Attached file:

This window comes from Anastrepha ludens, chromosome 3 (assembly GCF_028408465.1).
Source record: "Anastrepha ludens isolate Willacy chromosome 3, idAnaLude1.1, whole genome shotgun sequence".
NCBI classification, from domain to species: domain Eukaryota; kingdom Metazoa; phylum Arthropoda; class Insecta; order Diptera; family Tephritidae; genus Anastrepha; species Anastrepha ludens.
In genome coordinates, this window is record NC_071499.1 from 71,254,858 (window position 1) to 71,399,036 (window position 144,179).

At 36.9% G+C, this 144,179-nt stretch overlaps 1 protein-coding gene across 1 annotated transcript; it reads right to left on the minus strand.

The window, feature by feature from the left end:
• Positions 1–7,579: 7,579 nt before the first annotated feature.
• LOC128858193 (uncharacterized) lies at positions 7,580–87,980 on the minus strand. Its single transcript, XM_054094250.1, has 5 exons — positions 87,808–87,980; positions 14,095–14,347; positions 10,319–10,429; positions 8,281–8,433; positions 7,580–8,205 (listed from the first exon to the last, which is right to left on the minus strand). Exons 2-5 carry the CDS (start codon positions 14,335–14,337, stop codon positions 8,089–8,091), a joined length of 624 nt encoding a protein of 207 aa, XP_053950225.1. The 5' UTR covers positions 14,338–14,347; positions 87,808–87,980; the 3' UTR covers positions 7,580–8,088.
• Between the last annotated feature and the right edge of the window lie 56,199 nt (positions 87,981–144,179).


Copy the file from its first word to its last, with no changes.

This window comes from Anastrepha ludens, chromosome 3 (assembly GCF_028408465.1).
Source record: "Anastrepha ludens isolate Willacy chromosome 3, idAnaLude1.1, whole genome shotgun sequence".
NCBI classification, from domain to species: domain Eukaryota; kingdom Metazoa; phylum Arthropoda; class Insecta; order Diptera; family Tephritidae; genus Anastrepha; species Anastrepha ludens.
In genome coordinates, this window is record NC_071499.1 from 71,254,858 (window position 1) to 71,399,036 (window position 144,179).

At 36.9% G+C, this 144,179-nt stretch overlaps 1 protein-coding gene across 1 annotated transcript; it reads right to left on the minus strand.

The window, feature by feature from the left end:
• Positions 1–7,579: 7,579 nt before the first annotated feature.
• LOC128858193 (uncharacterized) lies at positions 7,580–87,980 on the minus strand. Its single transcript, XM_054094250.1, has 5 exons — positions 87,808–87,980; positions 14,095–14,347; positions 10,319–10,429; positions 8,281–8,433; positions 7,580–8,205 (listed from the first exon to the last, which is right to left on the minus strand). Exons 2-5 carry the CDS (start codon positions 14,335–14,337, stop codon positions 8,089–8,091), a joined length of 624 nt encoding a protein of 207 aa, XP_053950225.1. The 5' UTR covers positions 14,338–14,347; positions 87,808–87,980; the 3' UTR covers positions 7,580–8,088.
• Between the last annotated feature and the right edge of the window lie 56,199 nt (positions 87,981–144,179).